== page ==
Software used to study Pearl Harbor battleship wreckage

Officials want to track USS Arizona's deterioration to prevent future oil spills

Since it was sunk 65 years ago today at Pearl Harbor in a surprise attack by the Japanese during World War II, the heavily damaged USS Arizona battleship has been slowly leaking fuel oil from its massive collection of now-submerged oil tanks into the harbor.

But as the ravaged hull corrodes and is worn thinner by salty ocean water, researchers are using specialized computer software to model and predict how long it will take before the Arizona 's structure fails and spills greater quantities of the trapped oil and fouls the harbor.

Timothy Foecke, a metallurgist at the Gaitherburg, Md.-based National Institute of Standards and Technology (NIST), has been working for more than three years to model oil leak scenarios from the Arizona for the National Park Service and the USS Arizona Preservation Project to help predict how the wreckage will continue to deteriorate underwater.

Foecke is using finite elements analysis software from Providence, R.I.-based Abaqus Inc., which makes analytical software used in engineering and other industries to design products and evaluate large amounts of data.

Foecke's initial calculations show that there are still 10 to 20 more years before significant shifts begin to happen in the underwater wreckage that will lead to larger spills of the estimated 500,000 gallons of heavy fuel oil that went down with the battleship.

"She was fully fueled to make a Christmas trip back to the West Coast [of the U.S.] when she was sunk," Foecke said.

It has taken about two years to create a workable model of future oil leakage using the software, he said. Data parameters included so far include the pressure of the harbor mud on the decaying hull, the effects of a thick crust of biological vegetation that has grown over the wreckage since it was sunk and other factors such as water currents.

"We're just starting now to do parameter studies," such as changing pressures and changing estimates about how quickly the hull's thick plates are corroding and getting thinner due to rust, he said.

By examining the data from the models and simulations, Foecke can develop scenarios that can be used to estimate how the wreckage is holding up and when more serious leaks will occur.

The Park Service asked NIST to help with the evaluations so the agency would have as much information as possible for making decisions about preserving and protecting the wreckage, which is the home of one of the nation's most revered military memorials.

The Arizona memorial commemorates the 1,177 sailors and Marines who died on the ship during the Japanese attack. The loss aboard the Arizona made up more than half of the 2,335 U.S. servicemen from the Army, Navy and Marine Corps who died that day in the attack.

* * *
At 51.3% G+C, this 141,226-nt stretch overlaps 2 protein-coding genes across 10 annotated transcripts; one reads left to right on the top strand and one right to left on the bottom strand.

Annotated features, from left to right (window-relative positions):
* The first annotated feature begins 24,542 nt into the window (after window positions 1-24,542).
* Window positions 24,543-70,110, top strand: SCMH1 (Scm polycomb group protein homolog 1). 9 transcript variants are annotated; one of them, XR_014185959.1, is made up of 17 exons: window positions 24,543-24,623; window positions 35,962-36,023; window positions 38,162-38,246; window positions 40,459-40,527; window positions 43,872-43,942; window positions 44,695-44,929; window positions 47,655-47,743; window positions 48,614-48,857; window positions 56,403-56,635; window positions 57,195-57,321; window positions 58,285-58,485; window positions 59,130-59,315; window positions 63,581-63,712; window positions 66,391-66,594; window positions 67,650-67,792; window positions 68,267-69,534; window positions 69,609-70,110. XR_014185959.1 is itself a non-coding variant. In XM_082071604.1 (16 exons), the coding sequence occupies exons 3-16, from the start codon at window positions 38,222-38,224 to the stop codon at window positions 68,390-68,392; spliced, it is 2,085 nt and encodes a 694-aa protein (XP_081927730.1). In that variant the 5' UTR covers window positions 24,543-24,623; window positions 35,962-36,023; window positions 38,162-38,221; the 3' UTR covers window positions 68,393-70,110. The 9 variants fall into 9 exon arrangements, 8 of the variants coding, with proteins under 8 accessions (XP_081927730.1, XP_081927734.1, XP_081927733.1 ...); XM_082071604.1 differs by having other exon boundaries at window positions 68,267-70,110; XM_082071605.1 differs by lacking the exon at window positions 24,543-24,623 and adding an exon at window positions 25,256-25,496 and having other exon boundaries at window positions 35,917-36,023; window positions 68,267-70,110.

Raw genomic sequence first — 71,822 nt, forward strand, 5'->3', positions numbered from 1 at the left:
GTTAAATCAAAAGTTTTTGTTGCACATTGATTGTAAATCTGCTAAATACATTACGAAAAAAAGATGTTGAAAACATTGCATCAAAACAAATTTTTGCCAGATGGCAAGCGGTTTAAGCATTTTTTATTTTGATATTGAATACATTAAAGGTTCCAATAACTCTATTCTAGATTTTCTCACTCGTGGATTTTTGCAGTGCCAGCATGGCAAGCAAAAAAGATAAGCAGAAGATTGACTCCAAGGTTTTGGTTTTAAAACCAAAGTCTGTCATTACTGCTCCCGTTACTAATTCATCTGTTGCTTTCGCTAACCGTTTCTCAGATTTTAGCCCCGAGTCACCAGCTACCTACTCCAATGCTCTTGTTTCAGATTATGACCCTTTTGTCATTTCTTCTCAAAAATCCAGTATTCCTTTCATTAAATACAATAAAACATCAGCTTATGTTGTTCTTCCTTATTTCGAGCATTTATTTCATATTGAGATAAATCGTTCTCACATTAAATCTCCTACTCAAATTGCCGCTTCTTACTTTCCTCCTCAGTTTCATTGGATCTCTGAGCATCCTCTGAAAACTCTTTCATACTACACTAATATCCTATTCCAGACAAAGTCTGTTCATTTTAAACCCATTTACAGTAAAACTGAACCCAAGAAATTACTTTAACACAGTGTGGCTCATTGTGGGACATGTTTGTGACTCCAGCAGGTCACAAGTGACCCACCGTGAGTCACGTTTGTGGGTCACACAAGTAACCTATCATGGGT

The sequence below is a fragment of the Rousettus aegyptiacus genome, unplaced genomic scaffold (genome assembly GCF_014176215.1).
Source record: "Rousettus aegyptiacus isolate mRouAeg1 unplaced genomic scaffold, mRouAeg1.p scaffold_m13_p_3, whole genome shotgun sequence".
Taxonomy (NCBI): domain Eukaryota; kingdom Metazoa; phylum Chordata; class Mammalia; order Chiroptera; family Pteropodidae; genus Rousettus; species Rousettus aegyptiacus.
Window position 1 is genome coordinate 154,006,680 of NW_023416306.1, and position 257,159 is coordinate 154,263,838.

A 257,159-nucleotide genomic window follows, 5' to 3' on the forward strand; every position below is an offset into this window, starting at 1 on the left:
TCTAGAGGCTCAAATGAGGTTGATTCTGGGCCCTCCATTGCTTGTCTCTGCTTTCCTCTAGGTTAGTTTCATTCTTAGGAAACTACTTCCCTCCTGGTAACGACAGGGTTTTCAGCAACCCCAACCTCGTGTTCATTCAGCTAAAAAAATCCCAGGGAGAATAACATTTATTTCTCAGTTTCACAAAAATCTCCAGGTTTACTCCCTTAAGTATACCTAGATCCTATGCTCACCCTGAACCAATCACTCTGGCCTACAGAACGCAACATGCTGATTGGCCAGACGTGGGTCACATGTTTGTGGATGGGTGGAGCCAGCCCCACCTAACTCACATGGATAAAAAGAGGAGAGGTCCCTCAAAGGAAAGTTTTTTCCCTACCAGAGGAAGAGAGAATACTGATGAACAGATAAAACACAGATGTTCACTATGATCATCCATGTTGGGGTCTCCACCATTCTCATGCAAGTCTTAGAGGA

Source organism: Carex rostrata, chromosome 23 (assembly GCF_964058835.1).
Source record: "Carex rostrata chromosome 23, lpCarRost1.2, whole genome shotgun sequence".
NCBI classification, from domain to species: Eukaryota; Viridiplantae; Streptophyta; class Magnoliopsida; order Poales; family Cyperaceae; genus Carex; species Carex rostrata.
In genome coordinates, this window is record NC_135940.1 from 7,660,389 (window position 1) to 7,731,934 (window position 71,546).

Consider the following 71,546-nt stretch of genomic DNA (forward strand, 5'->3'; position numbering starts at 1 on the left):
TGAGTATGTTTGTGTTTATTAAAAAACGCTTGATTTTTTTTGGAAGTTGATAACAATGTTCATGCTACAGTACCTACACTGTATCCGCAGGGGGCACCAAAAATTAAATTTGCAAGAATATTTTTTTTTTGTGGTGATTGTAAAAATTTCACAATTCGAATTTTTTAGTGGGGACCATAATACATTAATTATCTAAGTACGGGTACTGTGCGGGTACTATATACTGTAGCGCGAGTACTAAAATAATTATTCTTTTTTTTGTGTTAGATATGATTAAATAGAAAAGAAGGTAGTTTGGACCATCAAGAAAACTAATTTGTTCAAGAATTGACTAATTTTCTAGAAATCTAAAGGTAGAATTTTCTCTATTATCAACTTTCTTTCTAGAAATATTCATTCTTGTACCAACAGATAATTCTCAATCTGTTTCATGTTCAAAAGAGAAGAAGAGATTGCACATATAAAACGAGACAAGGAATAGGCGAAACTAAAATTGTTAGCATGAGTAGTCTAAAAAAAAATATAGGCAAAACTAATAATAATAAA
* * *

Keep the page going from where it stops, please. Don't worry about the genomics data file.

Matthew Russell, director of the USS Arizona Preservation Project, said the NIST involvement began after 2001, when the memorial was commemmorated on the 60th anniversary of the attack. A higher level of public interest in the memorial that year brought increased funding to the agency for the research into how to best preserve the site in the future, especially related to growing concerns about potential oil leakage from below, he said.

No consensus has been reached on what to do about the growing threat of leakage, Russell said, but various options will be evaluated when the modeling is completed. The options include finding ways to slow the corrosion of the wreckage and to make repairs that will not affect the memorial.

Officials plan to have a report on the situation by Dec. 7, 2007, he said. Arizona Memorial administrators and Navy and Coast Guard officials will decide what course to follow, he said.

"We have to wait until we get more finalized predictions" from the modeling software, Russell said. "It's an ongoing process."

So far, it's still not known if the continuing deterioration of the Arizona will happen slowly or quickly, Russell said. The ship has been leaking fuel oil since it was sunk, in recent years at the rate of about a gallon a day. "When you visit the memorial, you can see the oil on the surface," Russell said.

Some of the oil in the ship is still stored in multiple tanks, while more oil is trapped in voids and air pockets in various compartments, he said. The best estimates are that the oil, when it begins to escape in larger quantities over time, won't all rush out at once but will more likely escape in "smaller events," Russell said.

The oil on board the Arizona was thick Bunker C fuel oil that was used on many large military and civilian ships at the time, he said. The oil was so thick that it had to be heated and thinned so it could flow through pipes to the boilers that ran turbines and propellers to move the ship.

NIST's Foecke said the modeling software, when completed, could help evaluate hundreds of other shipwrecks off U.S. coasts and in inland waterways, where hazardous cargos or storage tanks full of fuel could be threats to the environment.

"This is the type of tool we want to develop so people can use it," he said.

Copyright © 2006 IDG Communications, Inc.

7 inconvenient truths about the hybrid work trend
Shop Tech Products at Amazon